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Is white mold bad for you?

Everything you need to know about white mold and your health
By
Updated on January 10, 2024
Written by
Michelle Honeyager
Michelle started writing for HouseFresh in 2023. She is passionate about home topics and has been published in top publications, including CNET, Bankrate, Remodeling Today, Atlanta House & Home and Remodeling Today Triangle.
TL;DR

White mold is dangerous. 

Many people wonder if white mold is as bad as black mold. Black mold is the infamous neurotoxin that kills brain cells. However, white mold can lead to issues like respiratory distress, rashes, fever and even memory loss or depression.  

 Even if it’s not the dreaded black mold, white mold still has to go. You can use a mixture of water, bleach and dish detergent for the toughest spots. Otherwise, letting some diluted white vinegar sit for an hour and scrubbing can work, too. 

 Make sure to fix the humidity problem that caused the mold in the first place, like introducing a dehumidifier, fixing a leak or ventilating the area well. 

Most people have heard of the deadly and toxic black mold. Black mold may have you panicking a little every time you see a dark spot on your wall or ceiling, even if it just turns out to be dirt. But what if it looks like white mold? Is white mold really dangerous to you?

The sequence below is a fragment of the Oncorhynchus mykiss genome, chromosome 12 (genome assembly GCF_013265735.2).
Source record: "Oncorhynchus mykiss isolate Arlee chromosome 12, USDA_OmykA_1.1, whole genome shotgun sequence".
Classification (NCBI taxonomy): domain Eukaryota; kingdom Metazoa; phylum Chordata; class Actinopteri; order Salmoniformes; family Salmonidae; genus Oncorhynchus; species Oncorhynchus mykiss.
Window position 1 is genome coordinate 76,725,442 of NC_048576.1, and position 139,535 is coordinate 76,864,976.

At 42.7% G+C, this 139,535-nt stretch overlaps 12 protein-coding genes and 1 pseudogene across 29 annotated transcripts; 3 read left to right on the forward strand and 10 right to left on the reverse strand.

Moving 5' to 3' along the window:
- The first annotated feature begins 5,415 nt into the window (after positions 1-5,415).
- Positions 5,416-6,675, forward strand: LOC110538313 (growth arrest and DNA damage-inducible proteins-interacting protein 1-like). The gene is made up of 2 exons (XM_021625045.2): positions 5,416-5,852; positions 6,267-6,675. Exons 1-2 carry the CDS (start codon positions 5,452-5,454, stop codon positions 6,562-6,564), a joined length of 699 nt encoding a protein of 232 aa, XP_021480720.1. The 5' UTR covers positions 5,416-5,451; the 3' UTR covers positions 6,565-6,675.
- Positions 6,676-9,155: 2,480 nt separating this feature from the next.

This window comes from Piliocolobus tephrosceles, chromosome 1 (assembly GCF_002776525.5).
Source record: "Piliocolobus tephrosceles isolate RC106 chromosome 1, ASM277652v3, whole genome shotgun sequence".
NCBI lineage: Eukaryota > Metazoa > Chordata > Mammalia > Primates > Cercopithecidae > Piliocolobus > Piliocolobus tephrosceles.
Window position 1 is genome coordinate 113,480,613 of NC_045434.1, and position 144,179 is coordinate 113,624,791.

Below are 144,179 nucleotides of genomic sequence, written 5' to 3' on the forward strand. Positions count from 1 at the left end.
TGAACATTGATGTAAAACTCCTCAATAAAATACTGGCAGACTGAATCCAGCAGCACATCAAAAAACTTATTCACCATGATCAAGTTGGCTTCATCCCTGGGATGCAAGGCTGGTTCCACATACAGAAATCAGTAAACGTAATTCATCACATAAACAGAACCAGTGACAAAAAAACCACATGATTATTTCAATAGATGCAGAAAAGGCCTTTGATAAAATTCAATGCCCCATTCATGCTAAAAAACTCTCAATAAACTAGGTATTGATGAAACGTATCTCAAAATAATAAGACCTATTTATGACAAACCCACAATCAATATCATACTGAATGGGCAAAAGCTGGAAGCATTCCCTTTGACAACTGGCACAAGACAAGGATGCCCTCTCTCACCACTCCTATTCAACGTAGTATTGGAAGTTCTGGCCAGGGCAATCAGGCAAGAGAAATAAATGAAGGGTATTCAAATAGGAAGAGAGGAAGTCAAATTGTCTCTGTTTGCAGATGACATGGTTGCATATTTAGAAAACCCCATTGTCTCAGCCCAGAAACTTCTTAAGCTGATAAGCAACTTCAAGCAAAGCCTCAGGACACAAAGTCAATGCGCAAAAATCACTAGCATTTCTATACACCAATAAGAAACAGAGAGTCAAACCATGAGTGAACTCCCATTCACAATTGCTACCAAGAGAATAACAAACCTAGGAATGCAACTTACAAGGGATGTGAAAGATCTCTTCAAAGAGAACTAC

White mold is as bad for you as other colors of mold, and we’ll explore why it can be dangerous and which populations are most at risk. Luckily, there are some at-home cleaning tips to follow, and reducing the moisture that caused the mold can reduce recurrence.  

Is white mold bad for your health?

Just because it’s not the infamous black mold, that doesn’t mean white mold is any better for you. In fact, white mold can be as dangerous as any other color of mold.  

You may notice certain symptoms from breathing any kind of mold, according to the EPA.  White mold is a type of fungus that can affect your health. These symptoms can include:

  • Headaches 
  • Skin irritation 
  • Coughing fits 
  • Limited breathing 
  • Nausea
  • Dizziness
  • Allergies 
  • Respiratory infections 
  • Sneezing
  • Watery eyes
  • Fever 
  • Memory loss and depression for more serious cases

The types of symptoms you experience and the severity of the symptoms can depend on the number of mold spores you are exposed to and how sensitive you are to mold. For instance, people with asthma also may notice mold is a trigger that can cause additional flare-ups. In cases like these, an air purifier might help. If you touch mold directly, you may also have dry patches on your skin that itch and burn.    

The more time you spend around the mold, the more you may notice the health effects listed above. If you notice white mold, the sooner you can clean it up, the better. If you can avoid the mold and limit exposure, do so, especially if you notice any of the symptoms above.  

Is white mold bad for your house? 

Mold can also compromise the structural integrity of any building. 

White mold is especially common on wood in the home. It actually survives by eating the material, which can then cause stability problems in support beams or other important parts of the home. If the mold is left long enough, it can cause the entire building to become unstable and unsafe.